I may have hyper-focused on the portion of the synopsis that mentions that Alex Carmody is shipped off to the Birches, a boarding school in New Hampshire. That coupled with a beautiful cover of a young woman standing in what I perceived to be the campus of a boarding school in the middle of Autumn in New England– I didn’t stand a chance. But, if you’re looking for a novel that takes place at a boarding school– one where the main character navigates cliques in the cafeteria at lunchtime, enrolls in fascinating classes that exists only in our imaginations, or discovers a group of exceptional friends– look somewhere else. If you’re looking for a novel full of suspense and deceit and a journey both metaphorical and literal, look no further than Deliver Her by Patricia Perry Donovan.
On the night of Alex Carmody’s sixteenth birthday, she and her best friend, Cass, are victims of a terrible car accident. Alex survives; Cass doesn’t. Consumed by grief, Alex starts cutting school and partying, growing increasingly detached. The future she’d planned with her friend is now meaningless to her.
Meg Carmody is heartbroken for her daughter, even as she’s desperate to get Alex’s life back on track. The Birches, a boarding school in New Hampshire, promises to do just that, yet Alex refuses to go. But when Meg finds a bag of pills hidden in the house, she makes a fateful call to a transporter whose company specializes in shuttling troubled teens to places like The Birches, under strict supervision. Meg knows Alex will feel betrayed—as will her estranged husband, who knows nothing of Meg’s plans for their daughter.
When the transport goes wrong—and Alex goes missing—Meg must face the consequences of her decision and her deception. But the hunt for Alex reveals that Meg is not the only one keeping secrets.
I knew fairly early on how this novel would end, and yet I still found myself compelled to read on. Because it’s the ride the author takes the reader on that makes Deliver Her so worth while. Donovan slowly reveals the tragic past of a broken family, and at the same time, she propels the reader forward across icy roads blocked by moose and car rides from creepy strangers to reach a place of healing that is both literal and metaphorical.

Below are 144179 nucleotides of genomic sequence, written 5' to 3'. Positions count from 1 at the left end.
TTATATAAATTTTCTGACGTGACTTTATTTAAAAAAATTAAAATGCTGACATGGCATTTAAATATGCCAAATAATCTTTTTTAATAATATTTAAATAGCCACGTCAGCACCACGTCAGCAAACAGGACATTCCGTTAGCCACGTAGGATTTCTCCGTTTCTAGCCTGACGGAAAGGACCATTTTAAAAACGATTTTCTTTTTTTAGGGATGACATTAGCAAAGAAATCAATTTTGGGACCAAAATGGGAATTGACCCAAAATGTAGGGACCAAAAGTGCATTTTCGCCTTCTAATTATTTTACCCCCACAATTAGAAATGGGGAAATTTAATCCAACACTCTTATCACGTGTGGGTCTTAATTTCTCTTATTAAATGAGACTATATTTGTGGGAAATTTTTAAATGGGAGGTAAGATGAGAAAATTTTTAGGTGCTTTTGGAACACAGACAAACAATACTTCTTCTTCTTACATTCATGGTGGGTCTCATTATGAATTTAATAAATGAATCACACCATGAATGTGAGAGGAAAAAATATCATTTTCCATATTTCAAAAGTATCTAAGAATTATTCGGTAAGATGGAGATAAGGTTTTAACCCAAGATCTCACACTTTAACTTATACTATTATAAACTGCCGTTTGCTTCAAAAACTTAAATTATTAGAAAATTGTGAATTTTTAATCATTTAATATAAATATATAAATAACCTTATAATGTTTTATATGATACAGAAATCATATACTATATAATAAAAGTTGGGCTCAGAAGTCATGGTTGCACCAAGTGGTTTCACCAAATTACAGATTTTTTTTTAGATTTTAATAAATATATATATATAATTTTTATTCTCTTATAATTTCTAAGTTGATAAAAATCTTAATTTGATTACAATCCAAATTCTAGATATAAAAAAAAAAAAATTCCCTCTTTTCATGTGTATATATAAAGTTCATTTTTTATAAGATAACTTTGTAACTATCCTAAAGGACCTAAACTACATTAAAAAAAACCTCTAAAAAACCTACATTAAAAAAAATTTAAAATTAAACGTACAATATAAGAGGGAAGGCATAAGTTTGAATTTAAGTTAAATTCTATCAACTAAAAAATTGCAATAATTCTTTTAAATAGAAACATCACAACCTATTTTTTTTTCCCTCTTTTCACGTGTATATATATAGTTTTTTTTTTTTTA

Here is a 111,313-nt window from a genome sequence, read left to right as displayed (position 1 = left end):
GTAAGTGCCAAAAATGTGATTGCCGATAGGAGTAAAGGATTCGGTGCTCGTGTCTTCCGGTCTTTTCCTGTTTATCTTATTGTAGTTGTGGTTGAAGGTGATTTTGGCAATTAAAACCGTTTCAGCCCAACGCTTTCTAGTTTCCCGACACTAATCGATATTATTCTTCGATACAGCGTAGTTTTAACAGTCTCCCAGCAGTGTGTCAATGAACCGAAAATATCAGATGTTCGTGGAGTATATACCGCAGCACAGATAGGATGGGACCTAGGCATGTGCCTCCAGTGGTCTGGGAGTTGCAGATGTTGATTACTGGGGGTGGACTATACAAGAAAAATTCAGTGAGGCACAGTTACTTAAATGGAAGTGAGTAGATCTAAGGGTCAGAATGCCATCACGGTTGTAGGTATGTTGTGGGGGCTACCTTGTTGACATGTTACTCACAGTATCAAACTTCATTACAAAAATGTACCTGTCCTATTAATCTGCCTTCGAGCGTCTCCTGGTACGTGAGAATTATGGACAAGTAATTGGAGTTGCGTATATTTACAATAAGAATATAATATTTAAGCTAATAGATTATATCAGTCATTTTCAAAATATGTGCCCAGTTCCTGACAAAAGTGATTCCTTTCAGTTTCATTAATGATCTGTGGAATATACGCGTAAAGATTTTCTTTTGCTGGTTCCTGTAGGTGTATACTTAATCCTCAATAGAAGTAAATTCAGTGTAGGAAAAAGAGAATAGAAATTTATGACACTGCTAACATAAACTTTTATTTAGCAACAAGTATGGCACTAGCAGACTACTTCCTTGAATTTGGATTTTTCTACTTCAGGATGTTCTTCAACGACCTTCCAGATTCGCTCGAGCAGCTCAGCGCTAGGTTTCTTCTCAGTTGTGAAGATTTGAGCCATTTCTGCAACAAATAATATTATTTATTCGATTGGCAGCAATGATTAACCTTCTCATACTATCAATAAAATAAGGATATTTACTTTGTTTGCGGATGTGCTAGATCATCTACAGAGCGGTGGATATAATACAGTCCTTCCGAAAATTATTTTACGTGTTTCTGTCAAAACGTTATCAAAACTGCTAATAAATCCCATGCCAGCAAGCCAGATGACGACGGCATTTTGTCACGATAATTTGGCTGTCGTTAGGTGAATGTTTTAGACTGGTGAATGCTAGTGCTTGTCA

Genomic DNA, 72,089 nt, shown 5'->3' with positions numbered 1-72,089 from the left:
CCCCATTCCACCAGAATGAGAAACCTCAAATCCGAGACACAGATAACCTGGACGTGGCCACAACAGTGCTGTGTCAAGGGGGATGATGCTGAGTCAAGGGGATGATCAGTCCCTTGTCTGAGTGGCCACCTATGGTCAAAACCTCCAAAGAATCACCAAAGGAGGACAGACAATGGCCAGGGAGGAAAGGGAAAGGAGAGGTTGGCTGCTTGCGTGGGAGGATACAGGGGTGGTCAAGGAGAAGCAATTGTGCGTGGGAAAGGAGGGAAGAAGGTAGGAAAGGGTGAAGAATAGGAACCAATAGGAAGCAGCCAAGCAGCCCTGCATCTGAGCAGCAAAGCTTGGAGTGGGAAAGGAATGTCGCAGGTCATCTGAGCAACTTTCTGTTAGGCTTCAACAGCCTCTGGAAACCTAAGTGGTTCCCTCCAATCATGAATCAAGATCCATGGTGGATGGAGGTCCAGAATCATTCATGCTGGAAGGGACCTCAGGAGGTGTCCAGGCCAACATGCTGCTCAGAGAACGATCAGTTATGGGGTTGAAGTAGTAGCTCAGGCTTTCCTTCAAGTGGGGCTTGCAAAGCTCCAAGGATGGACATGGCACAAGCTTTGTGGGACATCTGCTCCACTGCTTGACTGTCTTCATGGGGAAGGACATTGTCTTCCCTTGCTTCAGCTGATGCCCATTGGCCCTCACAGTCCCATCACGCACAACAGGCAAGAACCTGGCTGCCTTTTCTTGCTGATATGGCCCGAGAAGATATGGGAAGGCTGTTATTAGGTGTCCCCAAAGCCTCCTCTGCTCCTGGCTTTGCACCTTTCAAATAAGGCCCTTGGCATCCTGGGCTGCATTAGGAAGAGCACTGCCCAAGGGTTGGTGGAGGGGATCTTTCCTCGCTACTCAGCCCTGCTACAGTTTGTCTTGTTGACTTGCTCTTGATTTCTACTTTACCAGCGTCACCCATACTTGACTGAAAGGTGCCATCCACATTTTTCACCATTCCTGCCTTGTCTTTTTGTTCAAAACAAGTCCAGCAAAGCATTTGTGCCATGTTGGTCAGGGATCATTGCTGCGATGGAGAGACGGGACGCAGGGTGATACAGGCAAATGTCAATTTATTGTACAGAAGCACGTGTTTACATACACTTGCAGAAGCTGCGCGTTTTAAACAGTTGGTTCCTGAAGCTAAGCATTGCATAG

Deliver Her is told from multiple POVs. First, there is Meg Caromdy, who is a mother who seems to have reached the end of the road in her relationship not just with her husband but also with her daughter. Then, there is Alex Carmody, who is battered by the guilt that she may have been the cause of her best friend’s death. And finally, there is Carl, a recovering addict, whose role is to transport Alex to the Birches safe and sound. Deliver Her isn’t explicitly a young adult novel or an adult novel, so the reader spends half of the novel caught up in the psyche of a teenage girl and the other half in the mind of a mother at her wit’s end. Further, Donovan manages to strike a gentle balance of writing from the teenage perspective without bogging the narration down with angst that I think make this novel appeal not just to a young adult audience but to readers who may be reluctant to pick something up that is labeled “YA”.
It’s hard to feel disappointed that Deliver Her isn’t a novel that takes place at boarding school because Donovan paints such convincing and heartbreaking picture of a dysfunctional family. One where family members are so caught up in their lives, regardless of how mundane they may be, that they don’t even see how disconnected from one another they really are until it’s too late. One where family member’s harbor secrets to protect others or tell lies to one another just to make it through the day peacefully, without confrontation.
Every single character, from Jack, Alex’s naive little brother, to Carl, a recovering addict, who transports the troubled youth to rehab centers, garners sympathy and yet, most of the time I kept thinking, gosh I hope my marriage doesn’t turn out this way, or I hope my child doesn’t end up like this.